My sister, Liz, was also a senior that year, and she was an average kid with lots of friends. She knew, and had classes with, the popular girls, Kathy and Sharon and Pam and all the others. But she and her friends were not part of that crowd. Recently I got to hang out with Liz, and talk turned, as it often does, to our high school years. We looked through her senior yearbook, and I recounted the above story. As we flipped through and looked at all the kids, I noticed something. Kathy didn’t really seem like the unbelievable beauty I’d always remembered. She was a cute kid, but there were lots of cute kids in the book.

Clearly my friends and I were swayed by the idea of Kathy as much as the actual appearance of Kathy. We’d been shaken by our entrance that fall into an arena unlike anything we’d ever experienced. We were overwhelmed by it, and it put us off balance. And all these names of senior girls became images in our heads that didn’t even have a basis in reality. Before I went back and looked at that yearbook, I couldn’t even conjure an image of any of them in my head. I knew that Sharon was tall and blonde and Kathy was shorter with brown hair. The others were only names. “Really?” I thought. “What was all the fuss about?”

I have similar feelings these days when I listen to Sgt. Pepper’s Lonely Hearts Club Band. Since becoming a rock music fan – about six months before entering high school – I’ve heard Sgt. Pepper’s called the greatest album ever. It’s seemingly been on the top of every “Best Album” list. Story after story have been written and produced about its ground-breaking production, its cultural impact, its uniqueness and power and legacy. It is the most inescapable record in the history of rock.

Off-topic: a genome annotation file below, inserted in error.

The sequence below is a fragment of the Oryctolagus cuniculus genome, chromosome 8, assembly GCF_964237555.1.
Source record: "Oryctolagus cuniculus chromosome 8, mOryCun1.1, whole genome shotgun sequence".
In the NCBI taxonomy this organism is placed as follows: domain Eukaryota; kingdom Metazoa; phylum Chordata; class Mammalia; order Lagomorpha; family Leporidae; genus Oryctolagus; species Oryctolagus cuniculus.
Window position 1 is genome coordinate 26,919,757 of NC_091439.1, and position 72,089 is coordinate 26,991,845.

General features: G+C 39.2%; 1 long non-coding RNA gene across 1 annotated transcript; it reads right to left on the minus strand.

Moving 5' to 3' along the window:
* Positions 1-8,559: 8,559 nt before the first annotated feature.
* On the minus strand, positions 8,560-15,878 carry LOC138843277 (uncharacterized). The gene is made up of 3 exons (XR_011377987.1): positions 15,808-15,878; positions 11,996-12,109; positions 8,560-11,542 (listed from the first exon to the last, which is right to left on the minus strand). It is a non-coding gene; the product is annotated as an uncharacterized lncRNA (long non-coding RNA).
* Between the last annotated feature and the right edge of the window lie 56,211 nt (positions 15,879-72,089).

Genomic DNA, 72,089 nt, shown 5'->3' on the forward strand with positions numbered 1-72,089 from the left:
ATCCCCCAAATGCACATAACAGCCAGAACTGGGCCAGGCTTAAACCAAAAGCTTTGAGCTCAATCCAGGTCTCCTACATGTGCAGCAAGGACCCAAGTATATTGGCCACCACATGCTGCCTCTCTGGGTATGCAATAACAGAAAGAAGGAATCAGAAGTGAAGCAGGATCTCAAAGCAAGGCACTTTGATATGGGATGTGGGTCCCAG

And you know what?

It’s really good! There’s no denying that the songs are great. But the production – especially considering the technology available in 1967 – is truly astounding. The band’s instruments don’t take center stage (well, McCartney’s bass often does), but instead the recording studio does. That was a novel idea in 1967, and people were blown away by it. I was blown away by it when I first heard it – a feeling not unlike being a 14-year-old entering high school and seeing attractive young men and women roaming the halls. It’s a feeling that can skew one’s perceptions. Now that I’m older I can reflect on the situation, take a fresh listen, and conclude … “It’s a really good album.” I don’t think it’s the best album ever. It doesn’t even crack my Beatles Top Five. But it’s damned good.